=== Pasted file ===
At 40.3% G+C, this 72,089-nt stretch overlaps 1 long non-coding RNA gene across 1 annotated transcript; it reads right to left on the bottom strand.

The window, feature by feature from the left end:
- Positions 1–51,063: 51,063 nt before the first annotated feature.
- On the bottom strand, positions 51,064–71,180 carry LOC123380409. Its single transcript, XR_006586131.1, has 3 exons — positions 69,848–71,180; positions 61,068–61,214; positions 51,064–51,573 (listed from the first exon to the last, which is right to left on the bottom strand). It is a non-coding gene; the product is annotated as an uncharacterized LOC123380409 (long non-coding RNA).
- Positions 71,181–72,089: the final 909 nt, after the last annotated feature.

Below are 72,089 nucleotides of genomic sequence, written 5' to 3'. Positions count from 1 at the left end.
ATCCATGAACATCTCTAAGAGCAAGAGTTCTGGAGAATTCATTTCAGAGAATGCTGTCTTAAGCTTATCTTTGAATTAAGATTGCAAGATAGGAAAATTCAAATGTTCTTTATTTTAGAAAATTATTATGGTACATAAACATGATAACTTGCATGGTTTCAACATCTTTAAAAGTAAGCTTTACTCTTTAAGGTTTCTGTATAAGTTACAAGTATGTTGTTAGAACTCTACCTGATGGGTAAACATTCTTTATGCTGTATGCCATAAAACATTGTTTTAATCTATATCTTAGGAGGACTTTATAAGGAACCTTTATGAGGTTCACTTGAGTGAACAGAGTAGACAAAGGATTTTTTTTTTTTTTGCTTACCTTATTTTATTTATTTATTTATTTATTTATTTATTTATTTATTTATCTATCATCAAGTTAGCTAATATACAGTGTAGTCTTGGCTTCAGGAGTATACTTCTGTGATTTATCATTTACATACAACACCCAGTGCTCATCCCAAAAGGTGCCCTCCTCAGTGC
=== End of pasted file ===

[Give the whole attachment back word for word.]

At 40.3% G+C, this 72,089-nt stretch overlaps 1 long non-coding RNA gene across 1 annotated transcript; it reads right to left on the bottom strand.

The window, feature by feature from the left end:
- Positions 1–51,063: 51,063 nt before the first annotated feature.
- On the bottom strand, positions 51,064–71,180 carry LOC123380409. Its single transcript, XR_006586131.1, has 3 exons — positions 69,848–71,180; positions 61,068–61,214; positions 51,064–51,573 (listed from the first exon to the last, which is right to left on the bottom strand). It is a non-coding gene; the product is annotated as an uncharacterized LOC123380409 (long non-coding RNA).
- Positions 71,181–72,089: the final 909 nt, after the last annotated feature.

Below are 72,089 nucleotides of genomic sequence, written 5' to 3'. Positions count from 1 at the left end.
ATCCATGAACATCTCTAAGAGCAAGAGTTCTGGAGAATTCATTTCAGAGAATGCTGTCTTAAGCTTATCTTTGAATTAAGATTGCAAGATAGGAAAATTCAAATGTTCTTTATTTTAGAAAATTATTATGGTACATAAACATGATAACTTGCATGGTTTCAACATCTTTAAAAGTAAGCTTTACTCTTTAAGGTTTCTGTATAAGTTACAAGTATGTTGTTAGAACTCTACCTGATGGGTAAACATTCTTTATGCTGTATGCCATAAAACATTGTTTTAATCTATATCTTAGGAGGACTTTATAAGGAACCTTTATGAGGTTCACTTGAGTGAACAGAGTAGACAAAGGATTTTTTTTTTTTTTGCTTACCTTATTTTATTTATTTATTTATTTATTTATTTATTTATTTATTTATCTATCATCAAGTTAGCTAATATACAGTGTAGTCTTGGCTTCAGGAGTATACTTCTGTGATTTATCATTTACATACAACACCCAGTGCTCATCCCAAAAGGTGCCCTCCTCAGTGC